Gabrielle Coleman

The end of an era: What happened to DVD?

4 min read


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When was the last time you bought a film? No, not on Amazon Prime. I mean, when was the last time you went to the shop, picked out a title, started up your DVD player, and pressed play?

Well, you’d certainly not be alone in struggling to recall the last time. Today, streaming has become so pervasive that the days of visiting shops and returning with physical media in hand are hazy memories for many of us. In a time where the likes of Netflix, Apple TV, and Disney+ reign supreme, it’s easy to forget that not too long ago, our Saturday nights looked very different.

So, it came to no-one’s surprise when last year, Sainsbury’s announced the discontinuation of the physical format in their stores, and again when inside sources hinted at the same for Tesco’s in the not-so-distant future, saying: “as more customers move towards digital entertainment, over the last month we have begun to phase out some products in our entertainment range, focusing instead on ranges where we see the highest demand from customers such as homeware and outdoor products”.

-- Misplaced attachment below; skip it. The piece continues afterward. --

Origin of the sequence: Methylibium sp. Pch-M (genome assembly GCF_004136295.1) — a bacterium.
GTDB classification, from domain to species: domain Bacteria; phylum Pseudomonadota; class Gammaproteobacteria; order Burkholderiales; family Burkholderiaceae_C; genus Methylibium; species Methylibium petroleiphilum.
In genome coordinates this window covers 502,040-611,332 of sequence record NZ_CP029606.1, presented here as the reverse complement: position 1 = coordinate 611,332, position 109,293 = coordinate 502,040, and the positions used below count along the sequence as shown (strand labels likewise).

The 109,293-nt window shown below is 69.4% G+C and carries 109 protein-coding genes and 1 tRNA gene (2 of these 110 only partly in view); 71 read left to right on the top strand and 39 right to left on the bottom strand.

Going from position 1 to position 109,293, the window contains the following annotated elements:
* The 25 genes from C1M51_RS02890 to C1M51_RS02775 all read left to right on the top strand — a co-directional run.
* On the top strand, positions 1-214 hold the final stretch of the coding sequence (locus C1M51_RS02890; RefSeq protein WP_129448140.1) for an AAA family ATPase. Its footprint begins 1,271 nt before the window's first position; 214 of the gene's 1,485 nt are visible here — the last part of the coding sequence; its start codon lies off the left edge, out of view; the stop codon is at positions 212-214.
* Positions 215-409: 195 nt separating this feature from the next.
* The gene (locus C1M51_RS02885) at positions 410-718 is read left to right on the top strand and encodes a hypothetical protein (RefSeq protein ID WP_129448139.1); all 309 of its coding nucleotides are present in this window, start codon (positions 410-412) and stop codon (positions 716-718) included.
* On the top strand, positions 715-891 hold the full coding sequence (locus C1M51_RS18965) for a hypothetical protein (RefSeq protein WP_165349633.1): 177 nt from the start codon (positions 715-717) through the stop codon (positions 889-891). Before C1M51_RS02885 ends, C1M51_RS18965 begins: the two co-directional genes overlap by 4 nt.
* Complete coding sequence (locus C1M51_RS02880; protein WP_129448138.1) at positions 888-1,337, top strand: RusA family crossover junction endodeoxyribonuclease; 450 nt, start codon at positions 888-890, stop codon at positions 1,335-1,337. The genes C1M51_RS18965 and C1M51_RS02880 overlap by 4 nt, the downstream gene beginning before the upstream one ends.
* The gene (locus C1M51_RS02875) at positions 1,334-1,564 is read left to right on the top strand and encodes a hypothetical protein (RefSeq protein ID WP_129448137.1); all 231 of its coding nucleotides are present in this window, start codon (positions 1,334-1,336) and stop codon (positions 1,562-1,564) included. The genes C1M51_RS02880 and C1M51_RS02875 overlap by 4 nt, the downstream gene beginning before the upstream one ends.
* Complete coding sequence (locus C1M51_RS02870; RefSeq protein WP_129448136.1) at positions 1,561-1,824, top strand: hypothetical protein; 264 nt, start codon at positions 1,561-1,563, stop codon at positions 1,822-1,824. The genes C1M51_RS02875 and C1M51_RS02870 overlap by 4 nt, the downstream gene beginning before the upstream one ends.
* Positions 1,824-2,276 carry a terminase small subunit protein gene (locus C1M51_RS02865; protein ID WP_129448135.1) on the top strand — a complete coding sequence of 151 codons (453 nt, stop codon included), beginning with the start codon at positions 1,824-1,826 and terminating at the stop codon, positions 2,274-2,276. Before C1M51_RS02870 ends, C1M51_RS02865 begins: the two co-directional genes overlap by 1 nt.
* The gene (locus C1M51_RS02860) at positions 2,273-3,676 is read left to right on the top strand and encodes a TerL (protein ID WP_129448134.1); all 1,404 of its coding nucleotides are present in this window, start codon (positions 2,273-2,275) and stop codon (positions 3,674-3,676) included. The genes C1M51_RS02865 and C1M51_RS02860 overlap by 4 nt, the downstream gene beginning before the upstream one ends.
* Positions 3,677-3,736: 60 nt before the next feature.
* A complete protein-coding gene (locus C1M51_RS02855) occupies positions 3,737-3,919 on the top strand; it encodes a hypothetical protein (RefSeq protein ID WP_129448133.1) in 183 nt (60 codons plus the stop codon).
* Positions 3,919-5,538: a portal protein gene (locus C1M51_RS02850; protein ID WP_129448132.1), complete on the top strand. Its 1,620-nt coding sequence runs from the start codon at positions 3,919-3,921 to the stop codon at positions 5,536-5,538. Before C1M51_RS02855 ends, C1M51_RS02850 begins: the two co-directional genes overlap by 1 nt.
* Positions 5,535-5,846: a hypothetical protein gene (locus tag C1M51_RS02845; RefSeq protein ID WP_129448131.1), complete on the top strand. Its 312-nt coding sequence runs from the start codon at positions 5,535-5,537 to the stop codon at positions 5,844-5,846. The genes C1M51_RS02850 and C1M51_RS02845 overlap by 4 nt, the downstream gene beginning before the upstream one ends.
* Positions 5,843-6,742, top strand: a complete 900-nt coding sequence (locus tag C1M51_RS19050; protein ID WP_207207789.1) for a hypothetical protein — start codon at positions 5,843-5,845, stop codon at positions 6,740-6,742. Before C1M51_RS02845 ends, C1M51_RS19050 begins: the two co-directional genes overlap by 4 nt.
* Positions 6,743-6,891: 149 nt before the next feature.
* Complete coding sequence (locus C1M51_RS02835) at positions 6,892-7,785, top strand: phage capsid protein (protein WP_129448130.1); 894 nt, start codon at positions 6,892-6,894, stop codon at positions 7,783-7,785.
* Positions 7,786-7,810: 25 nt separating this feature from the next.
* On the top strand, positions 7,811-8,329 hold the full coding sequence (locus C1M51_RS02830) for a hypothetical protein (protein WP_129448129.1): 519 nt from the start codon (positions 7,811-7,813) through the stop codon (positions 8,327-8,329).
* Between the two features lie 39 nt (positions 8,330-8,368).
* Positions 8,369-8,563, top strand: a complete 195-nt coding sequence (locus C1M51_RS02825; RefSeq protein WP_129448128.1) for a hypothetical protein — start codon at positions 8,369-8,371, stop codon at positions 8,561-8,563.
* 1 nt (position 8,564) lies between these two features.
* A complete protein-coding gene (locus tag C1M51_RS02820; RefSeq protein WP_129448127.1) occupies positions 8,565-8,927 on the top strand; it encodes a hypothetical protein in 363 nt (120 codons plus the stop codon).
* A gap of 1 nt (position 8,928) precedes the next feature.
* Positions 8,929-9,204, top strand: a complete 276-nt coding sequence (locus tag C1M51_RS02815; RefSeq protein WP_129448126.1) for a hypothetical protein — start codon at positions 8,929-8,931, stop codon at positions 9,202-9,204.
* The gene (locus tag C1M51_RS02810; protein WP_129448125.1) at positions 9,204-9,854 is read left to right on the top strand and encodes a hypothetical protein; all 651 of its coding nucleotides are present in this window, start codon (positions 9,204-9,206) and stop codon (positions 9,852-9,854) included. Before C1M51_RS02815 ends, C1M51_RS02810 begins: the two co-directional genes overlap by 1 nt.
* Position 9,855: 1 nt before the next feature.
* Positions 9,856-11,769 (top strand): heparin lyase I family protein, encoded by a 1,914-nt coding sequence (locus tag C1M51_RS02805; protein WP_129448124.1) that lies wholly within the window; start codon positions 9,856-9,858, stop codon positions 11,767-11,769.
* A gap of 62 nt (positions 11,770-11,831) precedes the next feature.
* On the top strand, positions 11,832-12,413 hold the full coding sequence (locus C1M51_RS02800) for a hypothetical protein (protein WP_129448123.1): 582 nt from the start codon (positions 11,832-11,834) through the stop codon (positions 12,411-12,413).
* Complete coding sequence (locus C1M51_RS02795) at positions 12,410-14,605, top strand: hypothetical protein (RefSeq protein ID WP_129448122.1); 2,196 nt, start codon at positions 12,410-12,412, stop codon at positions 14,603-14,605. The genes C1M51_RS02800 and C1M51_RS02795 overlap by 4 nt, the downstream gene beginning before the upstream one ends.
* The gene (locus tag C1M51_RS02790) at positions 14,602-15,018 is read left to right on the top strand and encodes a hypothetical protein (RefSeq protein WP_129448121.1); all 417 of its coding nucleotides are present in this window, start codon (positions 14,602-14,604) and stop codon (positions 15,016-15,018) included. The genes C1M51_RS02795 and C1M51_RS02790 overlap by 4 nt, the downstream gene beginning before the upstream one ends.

So, what happened to the DVD?

Introduced in 1997, DVD arrived alongside flashy adverts proclaiming, “it’s a movie on a disc the size of a CD”. I still remember our family trip to ASDA, after we’d ditched the clunky VHS player, and decided to buy a DVD player complete with our first DVD (a remastered Wizard of Oz), and it felt as though the future had seriously arrived. And it was to be the technology of the future… for a short while.

The viewing experience was certainly an improvement to that of the humble VHS, and with no need to manually rewind a physical tape, it offered clear perks. By 2003, overall home video revenue had risen to nearly $24.5 billion, and every major film company spent enormous time and money ensuring that DVDs were packed with bonus features, deleted scenes, and blooper reels.

By 2015, Ultra HD Blu-ray arrived, offering Bitarates of anywhere from 82 to 128 mgps (compared to today’s approximate 15.25 mgps rates of Netflix and Disney+). But Blu-ray only managed another four years before Samsung stopped producing the hardware that was required to play them, and the beloved video rental store, Blockbuster, filed for bankruptcy in 2013. Between 2011 and 2018 things got worse for DVD, as CNBC reports, DVD sales fell by more than 67% and now make up less than 10% of the total movie market. Today, you’ll be hard pushed to eBay off your dusty boxsets.

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Streaming dream?

But while DVD sales fell, streaming demand increased. Netflix, which famously began as a DVD rental service, switched trajectory and focused instead on their video-on-demand streaming platform. CNBC reports that “Since 2011, platforms like Netflix, Hulu and HBO have seen sales balloon 1,231% to $12.9 billion”. The industry has all but consumed the DVD.